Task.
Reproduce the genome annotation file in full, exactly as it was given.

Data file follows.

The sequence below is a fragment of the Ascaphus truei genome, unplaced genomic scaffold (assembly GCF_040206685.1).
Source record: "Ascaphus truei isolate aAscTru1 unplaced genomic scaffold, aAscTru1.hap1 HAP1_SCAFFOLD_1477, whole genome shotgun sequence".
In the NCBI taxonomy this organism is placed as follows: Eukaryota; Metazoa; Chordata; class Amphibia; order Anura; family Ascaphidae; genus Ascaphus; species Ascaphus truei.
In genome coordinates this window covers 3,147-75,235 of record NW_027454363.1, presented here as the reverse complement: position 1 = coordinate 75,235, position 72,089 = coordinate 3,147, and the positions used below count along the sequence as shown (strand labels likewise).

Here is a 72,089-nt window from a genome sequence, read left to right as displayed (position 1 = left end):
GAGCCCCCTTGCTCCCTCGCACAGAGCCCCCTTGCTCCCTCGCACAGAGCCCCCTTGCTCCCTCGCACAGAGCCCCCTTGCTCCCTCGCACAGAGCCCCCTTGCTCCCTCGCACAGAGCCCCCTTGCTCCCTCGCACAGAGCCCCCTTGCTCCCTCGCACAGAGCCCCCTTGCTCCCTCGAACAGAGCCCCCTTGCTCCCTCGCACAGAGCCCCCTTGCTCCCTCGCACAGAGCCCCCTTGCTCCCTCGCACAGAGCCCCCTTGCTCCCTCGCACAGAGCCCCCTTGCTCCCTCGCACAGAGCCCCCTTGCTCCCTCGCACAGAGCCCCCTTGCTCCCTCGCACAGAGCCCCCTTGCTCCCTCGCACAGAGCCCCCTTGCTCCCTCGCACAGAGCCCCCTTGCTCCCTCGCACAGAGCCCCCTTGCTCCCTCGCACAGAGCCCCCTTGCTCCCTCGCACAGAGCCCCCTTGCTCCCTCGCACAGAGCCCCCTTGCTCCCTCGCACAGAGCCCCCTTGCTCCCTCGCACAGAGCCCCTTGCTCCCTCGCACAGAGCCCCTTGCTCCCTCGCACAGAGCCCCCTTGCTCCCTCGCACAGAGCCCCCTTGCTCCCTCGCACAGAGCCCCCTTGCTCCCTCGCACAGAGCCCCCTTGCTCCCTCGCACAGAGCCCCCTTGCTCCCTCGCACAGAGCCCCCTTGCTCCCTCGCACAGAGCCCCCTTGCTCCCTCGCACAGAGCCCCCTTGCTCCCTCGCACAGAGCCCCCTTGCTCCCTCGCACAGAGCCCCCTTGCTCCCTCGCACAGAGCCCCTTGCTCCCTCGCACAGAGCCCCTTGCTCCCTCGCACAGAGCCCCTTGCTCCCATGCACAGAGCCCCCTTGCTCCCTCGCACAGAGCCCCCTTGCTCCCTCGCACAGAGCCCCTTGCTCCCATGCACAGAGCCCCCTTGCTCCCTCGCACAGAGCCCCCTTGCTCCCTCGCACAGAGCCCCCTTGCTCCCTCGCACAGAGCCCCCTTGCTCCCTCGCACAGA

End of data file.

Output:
The sequence below is a fragment of the Ascaphus truei genome, unplaced genomic scaffold (assembly GCF_040206685.1).
Source record: "Ascaphus truei isolate aAscTru1 unplaced genomic scaffold, aAscTru1.hap1 HAP1_SCAFFOLD_1477, whole genome shotgun sequence".
In the NCBI taxonomy this organism is placed as follows: Eukaryota; Metazoa; Chordata; class Amphibia; order Anura; family Ascaphidae; genus Ascaphus; species Ascaphus truei.
In genome coordinates this window covers 3,147-75,235 of record NW_027454363.1, presented here as the reverse complement: position 1 = coordinate 75,235, position 72,089 = coordinate 3,147, and the positions used below count along the sequence as shown (strand labels likewise).

Here is a 72,089-nt window from a genome sequence, read left to right as displayed (position 1 = left end):
GAGCCCCCTTGCTCCCTCGCACAGAGCCCCCTTGCTCCCTCGCACAGAGCCCCCTTGCTCCCTCGCACAGAGCCCCCTTGCTCCCTCGCACAGAGCCCCCTTGCTCCCTCGCACAGAGCCCCCTTGCTCCCTCGCACAGAGCCCCCTTGCTCCCTCGCACAGAGCCCCCTTGCTCCCTCGAACAGAGCCCCCTTGCTCCCTCGCACAGAGCCCCCTTGCTCCCTCGCACAGAGCCCCCTTGCTCCCTCGCACAGAGCCCCCTTGCTCCCTCGCACAGAGCCCCCTTGCTCCCTCGCACAGAGCCCCCTTGCTCCCTCGCACAGAGCCCCCTTGCTCCCTCGCACAGAGCCCCCTTGCTCCCTCGCACAGAGCCCCCTTGCTCCCTCGCACAGAGCCCCCTTGCTCCCTCGCACAGAGCCCCCTTGCTCCCTCGCACAGAGCCCCCTTGCTCCCTCGCACAGAGCCCCCTTGCTCCCTCGCACAGAGCCCCCTTGCTCCCTCGCACAGAGCCCCCTTGCTCCCTCGCACAGAGCCCCTTGCTCCCTCGCACAGAGCCCCTTGCTCCCTCGCACAGAGCCCCCTTGCTCCCTCGCACAGAGCCCCCTTGCTCCCTCGCACAGAGCCCCCTTGCTCCCTCGCACAGAGCCCCCTTGCTCCCTCGCACAGAGCCCCCTTGCTCCCTCGCACAGAGCCCCCTTGCTCCCTCGCACAGAGCCCCCTTGCTCCCTCGCACAGAGCCCCCTTGCTCCCTCGCACAGAGCCCCCTTGCTCCCTCGCACAGAGCCCCCTTGCTCCCTCGCACAGAGCCCCTTGCTCCCTCGCACAGAGCCCCTTGCTCCCTCGCACAGAGCCCCTTGCTCCCATGCACAGAGCCCCCTTGCTCCCTCGCACAGAGCCCCCTTGCTCCCTCGCACAGAGCCCCTTGCTCCCATGCACAGAGCCCCCTTGCTCCCTCGCACAGAGCCCCCTTGCTCCCTCGCACAGAGCCCCCTTGCTCCCTCGCACAGAGCCCCCTTGCTCCCTCGCACAGA